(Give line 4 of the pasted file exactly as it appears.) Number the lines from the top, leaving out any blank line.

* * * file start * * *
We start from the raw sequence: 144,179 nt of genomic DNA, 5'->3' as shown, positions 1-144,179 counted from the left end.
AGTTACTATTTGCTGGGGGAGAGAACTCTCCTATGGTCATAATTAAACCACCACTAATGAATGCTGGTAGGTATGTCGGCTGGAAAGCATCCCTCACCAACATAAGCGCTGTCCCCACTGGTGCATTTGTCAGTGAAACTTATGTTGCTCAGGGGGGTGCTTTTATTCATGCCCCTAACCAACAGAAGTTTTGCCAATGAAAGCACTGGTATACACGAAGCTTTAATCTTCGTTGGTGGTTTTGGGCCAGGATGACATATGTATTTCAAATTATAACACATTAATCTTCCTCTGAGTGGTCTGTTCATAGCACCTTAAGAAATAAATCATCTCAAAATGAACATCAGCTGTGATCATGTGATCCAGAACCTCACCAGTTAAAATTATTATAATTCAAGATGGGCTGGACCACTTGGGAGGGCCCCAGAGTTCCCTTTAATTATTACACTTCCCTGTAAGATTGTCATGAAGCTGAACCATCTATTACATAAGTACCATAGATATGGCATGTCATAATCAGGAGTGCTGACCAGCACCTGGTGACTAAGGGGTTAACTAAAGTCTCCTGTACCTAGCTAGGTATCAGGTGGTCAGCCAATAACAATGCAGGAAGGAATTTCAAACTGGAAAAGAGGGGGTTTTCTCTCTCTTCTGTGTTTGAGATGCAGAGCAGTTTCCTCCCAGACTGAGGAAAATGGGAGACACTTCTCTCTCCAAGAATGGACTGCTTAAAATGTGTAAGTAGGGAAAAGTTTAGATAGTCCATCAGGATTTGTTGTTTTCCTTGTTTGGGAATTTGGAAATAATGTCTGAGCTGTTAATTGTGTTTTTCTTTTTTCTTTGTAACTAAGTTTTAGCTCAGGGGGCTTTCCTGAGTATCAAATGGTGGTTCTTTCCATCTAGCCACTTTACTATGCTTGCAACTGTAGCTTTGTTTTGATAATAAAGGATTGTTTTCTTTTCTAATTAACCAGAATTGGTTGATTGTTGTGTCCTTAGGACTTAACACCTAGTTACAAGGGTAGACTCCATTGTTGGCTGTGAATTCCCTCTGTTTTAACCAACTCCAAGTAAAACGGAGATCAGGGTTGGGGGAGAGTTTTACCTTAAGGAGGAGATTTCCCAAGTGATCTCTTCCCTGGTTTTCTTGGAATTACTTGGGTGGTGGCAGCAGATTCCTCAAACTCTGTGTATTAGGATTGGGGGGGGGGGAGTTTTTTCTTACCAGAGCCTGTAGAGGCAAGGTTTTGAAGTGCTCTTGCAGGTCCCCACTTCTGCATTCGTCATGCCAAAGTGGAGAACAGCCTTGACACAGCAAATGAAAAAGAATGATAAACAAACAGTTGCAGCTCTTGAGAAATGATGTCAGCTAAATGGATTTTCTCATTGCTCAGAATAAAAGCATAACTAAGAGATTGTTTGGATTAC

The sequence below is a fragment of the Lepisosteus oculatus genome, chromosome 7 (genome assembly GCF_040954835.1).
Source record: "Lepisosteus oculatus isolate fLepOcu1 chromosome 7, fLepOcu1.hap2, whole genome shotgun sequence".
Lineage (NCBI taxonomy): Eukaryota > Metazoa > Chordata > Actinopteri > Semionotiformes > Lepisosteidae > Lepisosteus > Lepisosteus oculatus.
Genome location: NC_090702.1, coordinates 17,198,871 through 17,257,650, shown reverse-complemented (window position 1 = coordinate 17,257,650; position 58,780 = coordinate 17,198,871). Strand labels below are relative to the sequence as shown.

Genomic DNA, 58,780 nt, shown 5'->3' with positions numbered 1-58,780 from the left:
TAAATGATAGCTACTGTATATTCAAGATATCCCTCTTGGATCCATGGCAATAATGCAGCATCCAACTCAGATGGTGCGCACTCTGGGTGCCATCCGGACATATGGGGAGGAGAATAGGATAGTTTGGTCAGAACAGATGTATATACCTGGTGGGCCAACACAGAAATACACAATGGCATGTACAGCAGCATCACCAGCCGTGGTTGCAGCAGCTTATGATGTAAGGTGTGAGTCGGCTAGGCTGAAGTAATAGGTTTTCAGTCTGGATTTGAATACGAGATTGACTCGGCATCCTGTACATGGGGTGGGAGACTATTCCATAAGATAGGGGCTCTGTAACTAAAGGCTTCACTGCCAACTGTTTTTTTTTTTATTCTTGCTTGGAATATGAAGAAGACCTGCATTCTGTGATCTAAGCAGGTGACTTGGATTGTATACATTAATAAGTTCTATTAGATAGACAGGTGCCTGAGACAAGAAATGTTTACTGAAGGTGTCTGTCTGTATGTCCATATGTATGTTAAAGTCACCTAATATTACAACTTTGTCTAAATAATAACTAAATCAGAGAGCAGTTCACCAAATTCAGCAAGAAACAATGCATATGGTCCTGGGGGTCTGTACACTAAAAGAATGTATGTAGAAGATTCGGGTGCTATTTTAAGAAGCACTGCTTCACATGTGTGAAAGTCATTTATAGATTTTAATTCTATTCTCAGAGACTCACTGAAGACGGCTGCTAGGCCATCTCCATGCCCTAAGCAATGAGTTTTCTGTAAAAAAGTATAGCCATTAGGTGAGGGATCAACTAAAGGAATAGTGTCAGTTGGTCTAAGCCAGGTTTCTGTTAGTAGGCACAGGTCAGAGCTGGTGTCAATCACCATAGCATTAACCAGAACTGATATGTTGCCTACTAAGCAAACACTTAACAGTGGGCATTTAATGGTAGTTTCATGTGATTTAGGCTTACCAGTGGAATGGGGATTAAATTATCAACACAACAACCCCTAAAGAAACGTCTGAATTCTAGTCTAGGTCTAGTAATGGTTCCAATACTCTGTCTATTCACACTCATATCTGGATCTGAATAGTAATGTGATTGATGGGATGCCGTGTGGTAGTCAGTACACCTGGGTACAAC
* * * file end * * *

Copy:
Source record: "Lepisosteus oculatus isolate fLepOcu1 chromosome 7, fLepOcu1.hap2, whole genome shotgun sequence".